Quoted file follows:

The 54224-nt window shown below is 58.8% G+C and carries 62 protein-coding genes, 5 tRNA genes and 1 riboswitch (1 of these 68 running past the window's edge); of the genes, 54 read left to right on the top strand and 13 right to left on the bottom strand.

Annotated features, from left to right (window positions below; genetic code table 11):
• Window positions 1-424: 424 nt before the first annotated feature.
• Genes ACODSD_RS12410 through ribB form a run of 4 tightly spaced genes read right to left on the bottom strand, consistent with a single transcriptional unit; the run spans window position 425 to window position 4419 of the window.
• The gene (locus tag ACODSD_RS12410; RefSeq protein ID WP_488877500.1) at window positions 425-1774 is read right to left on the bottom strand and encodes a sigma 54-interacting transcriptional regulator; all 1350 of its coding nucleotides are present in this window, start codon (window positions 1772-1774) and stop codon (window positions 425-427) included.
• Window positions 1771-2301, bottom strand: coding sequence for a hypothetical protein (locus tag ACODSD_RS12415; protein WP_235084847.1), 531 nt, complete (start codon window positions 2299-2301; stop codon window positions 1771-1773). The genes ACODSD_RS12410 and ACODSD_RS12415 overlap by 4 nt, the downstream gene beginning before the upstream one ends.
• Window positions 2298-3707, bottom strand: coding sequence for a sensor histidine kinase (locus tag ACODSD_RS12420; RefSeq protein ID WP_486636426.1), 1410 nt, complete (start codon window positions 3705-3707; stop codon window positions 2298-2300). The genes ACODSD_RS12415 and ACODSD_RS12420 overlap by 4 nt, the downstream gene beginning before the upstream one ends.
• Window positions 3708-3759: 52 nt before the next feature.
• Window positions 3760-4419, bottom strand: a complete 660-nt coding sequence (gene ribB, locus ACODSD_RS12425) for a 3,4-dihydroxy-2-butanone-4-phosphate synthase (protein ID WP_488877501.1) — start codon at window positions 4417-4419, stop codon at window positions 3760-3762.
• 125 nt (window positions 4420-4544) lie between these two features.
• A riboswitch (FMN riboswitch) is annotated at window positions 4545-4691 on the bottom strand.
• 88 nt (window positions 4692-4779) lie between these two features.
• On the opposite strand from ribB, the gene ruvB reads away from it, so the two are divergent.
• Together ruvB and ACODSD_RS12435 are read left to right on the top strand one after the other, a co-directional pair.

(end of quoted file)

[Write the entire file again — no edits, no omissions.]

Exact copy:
The 54224-nt window shown below is 58.8% G+C and carries 62 protein-coding genes, 5 tRNA genes and 1 riboswitch (1 of these 68 running past the window's edge); of the genes, 54 read left to right on the top strand and 13 right to left on the bottom strand.

Annotated features, from left to right (window positions below; genetic code table 11):
• Window positions 1-424: 424 nt before the first annotated feature.
• Genes ACODSD_RS12410 through ribB form a run of 4 tightly spaced genes read right to left on the bottom strand, consistent with a single transcriptional unit; the run spans window position 425 to window position 4419 of the window.
• The gene (locus tag ACODSD_RS12410; RefSeq protein ID WP_488877500.1) at window positions 425-1774 is read right to left on the bottom strand and encodes a sigma 54-interacting transcriptional regulator; all 1350 of its coding nucleotides are present in this window, start codon (window positions 1772-1774) and stop codon (window positions 425-427) included.
• Window positions 1771-2301, bottom strand: coding sequence for a hypothetical protein (locus tag ACODSD_RS12415; protein WP_235084847.1), 531 nt, complete (start codon window positions 2299-2301; stop codon window positions 1771-1773). The genes ACODSD_RS12410 and ACODSD_RS12415 overlap by 4 nt, the downstream gene beginning before the upstream one ends.
• Window positions 2298-3707, bottom strand: coding sequence for a sensor histidine kinase (locus tag ACODSD_RS12420; RefSeq protein ID WP_486636426.1), 1410 nt, complete (start codon window positions 3705-3707; stop codon window positions 2298-2300). The genes ACODSD_RS12415 and ACODSD_RS12420 overlap by 4 nt, the downstream gene beginning before the upstream one ends.
• Window positions 3708-3759: 52 nt before the next feature.
• Window positions 3760-4419, bottom strand: a complete 660-nt coding sequence (gene ribB, locus ACODSD_RS12425) for a 3,4-dihydroxy-2-butanone-4-phosphate synthase (protein ID WP_488877501.1) — start codon at window positions 4417-4419, stop codon at window positions 3760-3762.
• 125 nt (window positions 4420-4544) lie between these two features.
• A riboswitch (FMN riboswitch) is annotated at window positions 4545-4691 on the bottom strand.
• 88 nt (window positions 4692-4779) lie between these two features.
• On the opposite strand from ribB, the gene ruvB reads away from it, so the two are divergent.
• Together ruvB and ACODSD_RS12435 are read left to right on the top strand one after the other, a co-directional pair.